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Southern California Geology

Geologic Setting of the Transverse Ranges Province

San Bernardino Mountains

Post-batholithic Geologic Structures

Post-batholithic geologic structures in and around the San Bernardino Mountains fall into three categories:

Late Miocene uplift structures. --These are associated with uplift of the ancestral San Bernardino Mountains in late Miocene time (about 12 to about 5 million years ago) (Meisling and Weldon, 1982, 1989). These include the Squaw Peak thrust fault in the Cajon Valley region and east-trending north-dipping reverse faults and left-lateral faults in the western and central part of the mountains, including the Santa Ana Fault. The Santa Ana Fault is an east-striking reverse fault located in the interior of the range. Displacement on this fault has placed crystalline rocks against the Santa Ana Sandstone. The fault is obscured by landslides and colluvial debris along much of its length. Near the fault, the bedding of the Santa Ana Sandstone steepens and locally is overturned (Sadler, 1993).

San Andreas Fault zone .--As discussed above, several strands of the San Andreas Fault zone traverse the southeastern San Bernardino Mountains and flank the southwestern base of the range (Matti and others, 1992a; Matti and Morton, 1993). Older strands of the zone include the Wilson Creek, Mission Creek, and Mill Creek faults; the modern trace of the fault in this region is represented by the San Bernardino strand. The older strands have generated considerable right-lateral displacements that over the last few million years have juxtaposed far-traveled crystalline basement rocks against the main mass of the San Bernardino Mountains. The modern San Bernardino strand is capable of generating large earthquakes, although the strand apparently did not rupture during the 1857 earthquake that occurred along the Mojave Desert segment to the northwest. Locally, as in the San Gorgonio Pass region and in the Yucaipa area, complexities in the San Andreas Fault have created associated reverse and thrust-fault zones and normal dip-slip fault zones (Matti and others, 1992a,b).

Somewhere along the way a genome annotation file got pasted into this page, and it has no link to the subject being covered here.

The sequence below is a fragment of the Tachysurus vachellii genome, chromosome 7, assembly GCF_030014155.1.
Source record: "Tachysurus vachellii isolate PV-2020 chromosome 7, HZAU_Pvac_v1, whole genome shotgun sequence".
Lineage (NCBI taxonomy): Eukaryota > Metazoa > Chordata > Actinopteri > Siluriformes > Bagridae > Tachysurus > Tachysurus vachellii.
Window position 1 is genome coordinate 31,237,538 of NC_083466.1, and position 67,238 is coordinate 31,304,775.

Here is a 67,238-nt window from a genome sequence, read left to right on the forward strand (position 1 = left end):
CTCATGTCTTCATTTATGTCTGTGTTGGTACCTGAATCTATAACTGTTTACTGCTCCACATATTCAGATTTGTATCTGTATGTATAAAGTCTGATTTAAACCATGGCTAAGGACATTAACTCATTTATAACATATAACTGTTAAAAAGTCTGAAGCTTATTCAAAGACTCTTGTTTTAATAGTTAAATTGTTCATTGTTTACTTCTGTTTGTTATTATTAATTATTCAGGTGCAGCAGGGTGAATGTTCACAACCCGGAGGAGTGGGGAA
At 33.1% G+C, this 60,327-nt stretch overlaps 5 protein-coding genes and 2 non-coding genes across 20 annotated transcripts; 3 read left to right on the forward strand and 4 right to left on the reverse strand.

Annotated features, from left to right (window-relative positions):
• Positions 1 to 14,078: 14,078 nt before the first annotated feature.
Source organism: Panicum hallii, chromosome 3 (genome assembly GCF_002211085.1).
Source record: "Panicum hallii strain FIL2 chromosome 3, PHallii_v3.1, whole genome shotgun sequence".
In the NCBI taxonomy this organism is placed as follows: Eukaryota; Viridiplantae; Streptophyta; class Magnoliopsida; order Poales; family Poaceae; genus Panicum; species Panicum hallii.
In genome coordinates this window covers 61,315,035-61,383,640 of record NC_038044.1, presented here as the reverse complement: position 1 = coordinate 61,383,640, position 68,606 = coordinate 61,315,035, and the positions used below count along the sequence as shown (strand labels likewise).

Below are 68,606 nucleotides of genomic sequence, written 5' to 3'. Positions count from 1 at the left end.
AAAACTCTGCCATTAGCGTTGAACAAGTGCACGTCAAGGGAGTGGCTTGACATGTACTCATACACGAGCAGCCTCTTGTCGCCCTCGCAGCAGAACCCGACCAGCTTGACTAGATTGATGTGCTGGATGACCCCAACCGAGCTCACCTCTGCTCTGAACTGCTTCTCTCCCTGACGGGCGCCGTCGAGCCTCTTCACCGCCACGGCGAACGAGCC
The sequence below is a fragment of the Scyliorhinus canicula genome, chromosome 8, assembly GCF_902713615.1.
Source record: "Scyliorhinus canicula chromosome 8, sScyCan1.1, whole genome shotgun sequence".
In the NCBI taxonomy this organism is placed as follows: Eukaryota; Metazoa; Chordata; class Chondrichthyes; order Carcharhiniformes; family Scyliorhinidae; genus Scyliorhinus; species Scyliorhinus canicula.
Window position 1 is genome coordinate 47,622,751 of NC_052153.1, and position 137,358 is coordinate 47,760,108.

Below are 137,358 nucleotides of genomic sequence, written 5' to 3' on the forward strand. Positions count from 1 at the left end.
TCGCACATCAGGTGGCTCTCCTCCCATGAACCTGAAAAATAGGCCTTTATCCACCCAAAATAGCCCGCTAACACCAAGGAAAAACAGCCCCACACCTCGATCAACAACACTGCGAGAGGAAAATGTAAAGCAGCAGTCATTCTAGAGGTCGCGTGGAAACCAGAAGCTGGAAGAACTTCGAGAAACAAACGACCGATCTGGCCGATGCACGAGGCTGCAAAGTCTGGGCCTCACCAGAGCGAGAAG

Quaternary uplift structures .--Structures associated with Quaternary uplift of the range include the north-frontal fault zone (Meisling, 1984; Miller, 1987; Sadler, 1982a) and faults along the south part of the range that facilitated uplift (the San Gorgonio Pass Fault zone of Matti and others, 1992a). Meisling and Weldon (1989) indicate that uplift was accomplished in early Quaternary time by north-directed upward movements of the San Bernardino Mountains block along south-dipping low-angle structures that underlie the range. This uplift created the impressive topographic relief along the north face of the San Bernardino Mountains. Although largely complete by middle Quaternary time (Meisling and Weldon, 1989; Spotila and others, 1998), tectonism presumably associated with uplift of the range has continued into the late quaternary, giving rise to strike-slip and thrust-fault scarps that locally break late Quaternary alluvial deposits adjacent to the northern range front (Miller, 1987; Miller and others, 1998; Powell and Matti, 2000).

Continue to Geology of San Gorgonio Pass Region

Selected References

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